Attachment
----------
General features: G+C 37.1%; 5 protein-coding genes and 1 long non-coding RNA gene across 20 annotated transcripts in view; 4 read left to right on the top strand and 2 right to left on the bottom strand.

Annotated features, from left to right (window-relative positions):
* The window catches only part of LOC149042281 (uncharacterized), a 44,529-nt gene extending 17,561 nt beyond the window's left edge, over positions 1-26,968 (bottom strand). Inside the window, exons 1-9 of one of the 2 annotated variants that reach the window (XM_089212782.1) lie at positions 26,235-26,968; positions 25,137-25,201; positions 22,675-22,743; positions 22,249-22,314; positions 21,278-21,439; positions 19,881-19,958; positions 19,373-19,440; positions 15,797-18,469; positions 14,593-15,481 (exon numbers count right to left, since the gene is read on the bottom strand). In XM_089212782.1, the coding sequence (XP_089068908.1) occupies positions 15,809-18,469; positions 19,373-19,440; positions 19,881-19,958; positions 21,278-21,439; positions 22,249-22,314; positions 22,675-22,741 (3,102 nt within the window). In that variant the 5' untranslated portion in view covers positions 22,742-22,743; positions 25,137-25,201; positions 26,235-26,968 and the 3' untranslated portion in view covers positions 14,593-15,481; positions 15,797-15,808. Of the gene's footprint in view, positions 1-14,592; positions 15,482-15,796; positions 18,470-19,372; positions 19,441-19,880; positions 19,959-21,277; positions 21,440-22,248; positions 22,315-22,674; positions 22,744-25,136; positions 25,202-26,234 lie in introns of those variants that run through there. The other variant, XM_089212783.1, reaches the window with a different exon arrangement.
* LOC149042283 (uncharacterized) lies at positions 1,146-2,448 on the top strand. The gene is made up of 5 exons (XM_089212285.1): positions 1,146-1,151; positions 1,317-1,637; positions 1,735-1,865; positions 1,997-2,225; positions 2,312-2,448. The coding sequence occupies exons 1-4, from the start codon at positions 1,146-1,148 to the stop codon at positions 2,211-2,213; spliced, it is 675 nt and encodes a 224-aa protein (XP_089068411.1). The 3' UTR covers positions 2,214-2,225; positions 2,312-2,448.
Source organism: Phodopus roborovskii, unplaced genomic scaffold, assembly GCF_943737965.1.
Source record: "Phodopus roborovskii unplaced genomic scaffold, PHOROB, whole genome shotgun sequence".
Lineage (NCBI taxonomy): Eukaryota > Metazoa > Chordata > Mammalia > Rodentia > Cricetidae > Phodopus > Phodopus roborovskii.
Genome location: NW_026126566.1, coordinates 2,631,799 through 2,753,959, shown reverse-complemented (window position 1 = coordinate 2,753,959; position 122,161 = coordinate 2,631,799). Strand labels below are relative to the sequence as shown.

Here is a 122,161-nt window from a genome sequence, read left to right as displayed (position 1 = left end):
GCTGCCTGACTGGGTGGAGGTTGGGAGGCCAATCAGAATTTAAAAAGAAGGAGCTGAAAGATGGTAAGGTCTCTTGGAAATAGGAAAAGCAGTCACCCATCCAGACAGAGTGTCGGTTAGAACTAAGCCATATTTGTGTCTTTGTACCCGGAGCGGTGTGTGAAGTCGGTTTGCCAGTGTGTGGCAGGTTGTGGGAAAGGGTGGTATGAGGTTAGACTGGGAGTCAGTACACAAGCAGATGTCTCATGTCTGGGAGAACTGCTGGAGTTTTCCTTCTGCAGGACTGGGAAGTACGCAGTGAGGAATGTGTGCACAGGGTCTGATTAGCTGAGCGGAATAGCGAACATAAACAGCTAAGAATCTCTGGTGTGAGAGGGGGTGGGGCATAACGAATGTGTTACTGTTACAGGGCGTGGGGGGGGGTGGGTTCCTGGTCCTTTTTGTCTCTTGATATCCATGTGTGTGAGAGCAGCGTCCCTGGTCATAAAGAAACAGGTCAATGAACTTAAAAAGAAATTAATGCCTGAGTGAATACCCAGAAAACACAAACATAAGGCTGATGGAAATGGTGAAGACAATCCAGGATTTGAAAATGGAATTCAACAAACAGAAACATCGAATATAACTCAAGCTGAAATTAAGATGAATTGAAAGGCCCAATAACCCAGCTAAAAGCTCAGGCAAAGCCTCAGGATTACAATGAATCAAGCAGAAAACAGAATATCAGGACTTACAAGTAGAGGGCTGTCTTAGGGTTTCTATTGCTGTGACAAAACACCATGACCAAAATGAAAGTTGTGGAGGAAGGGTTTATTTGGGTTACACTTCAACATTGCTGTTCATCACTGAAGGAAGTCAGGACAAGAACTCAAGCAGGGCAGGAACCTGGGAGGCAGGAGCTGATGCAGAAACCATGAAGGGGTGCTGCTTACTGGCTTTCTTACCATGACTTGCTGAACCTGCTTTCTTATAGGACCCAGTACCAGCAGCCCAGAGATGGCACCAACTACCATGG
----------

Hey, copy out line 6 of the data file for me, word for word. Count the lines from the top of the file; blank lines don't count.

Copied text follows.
Source record: "Phodopus roborovskii unplaced genomic scaffold, PHOROB, whole genome shotgun sequence".